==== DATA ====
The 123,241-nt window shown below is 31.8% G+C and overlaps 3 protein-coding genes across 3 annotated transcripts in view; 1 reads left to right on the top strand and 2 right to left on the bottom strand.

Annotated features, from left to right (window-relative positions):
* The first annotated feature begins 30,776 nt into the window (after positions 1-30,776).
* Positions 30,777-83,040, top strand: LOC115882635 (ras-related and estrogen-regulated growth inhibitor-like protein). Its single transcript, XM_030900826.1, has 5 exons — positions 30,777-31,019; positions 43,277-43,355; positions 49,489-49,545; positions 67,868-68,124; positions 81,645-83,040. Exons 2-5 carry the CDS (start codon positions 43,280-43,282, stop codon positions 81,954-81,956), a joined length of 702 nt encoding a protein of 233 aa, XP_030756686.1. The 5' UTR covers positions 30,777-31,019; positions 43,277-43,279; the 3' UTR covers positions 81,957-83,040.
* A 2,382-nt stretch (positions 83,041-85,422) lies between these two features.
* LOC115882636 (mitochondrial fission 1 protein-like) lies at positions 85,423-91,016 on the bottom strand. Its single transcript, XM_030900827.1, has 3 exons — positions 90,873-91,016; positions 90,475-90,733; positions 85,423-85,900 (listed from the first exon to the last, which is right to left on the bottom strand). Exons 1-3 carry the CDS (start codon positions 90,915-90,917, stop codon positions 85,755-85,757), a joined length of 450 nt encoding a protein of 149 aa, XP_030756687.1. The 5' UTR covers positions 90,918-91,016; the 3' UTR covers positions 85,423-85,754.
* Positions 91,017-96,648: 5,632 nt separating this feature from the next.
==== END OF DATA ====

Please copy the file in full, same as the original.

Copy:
The 123,241-nt window shown below is 31.8% G+C and overlaps 3 protein-coding genes across 3 annotated transcripts in view; 1 reads left to right on the top strand and 2 right to left on the bottom strand.

Annotated features, from left to right (window-relative positions):
* The first annotated feature begins 30,776 nt into the window (after positions 1-30,776).
* Positions 30,777-83,040, top strand: LOC115882635 (ras-related and estrogen-regulated growth inhibitor-like protein). Its single transcript, XM_030900826.1, has 5 exons — positions 30,777-31,019; positions 43,277-43,355; positions 49,489-49,545; positions 67,868-68,124; positions 81,645-83,040. Exons 2-5 carry the CDS (start codon positions 43,280-43,282, stop codon positions 81,954-81,956), a joined length of 702 nt encoding a protein of 233 aa, XP_030756686.1. The 5' UTR covers positions 30,777-31,019; positions 43,277-43,279; the 3' UTR covers positions 81,957-83,040.
* A 2,382-nt stretch (positions 83,041-85,422) lies between these two features.
* LOC115882636 (mitochondrial fission 1 protein-like) lies at positions 85,423-91,016 on the bottom strand. Its single transcript, XM_030900827.1, has 3 exons — positions 90,873-91,016; positions 90,475-90,733; positions 85,423-85,900 (listed from the first exon to the last, which is right to left on the bottom strand). Exons 1-3 carry the CDS (start codon positions 90,915-90,917, stop codon positions 85,755-85,757), a joined length of 450 nt encoding a protein of 149 aa, XP_030756687.1. The 5' UTR covers positions 90,918-91,016; the 3' UTR covers positions 85,423-85,754.
* Positions 91,017-96,648: 5,632 nt separating this feature from the next.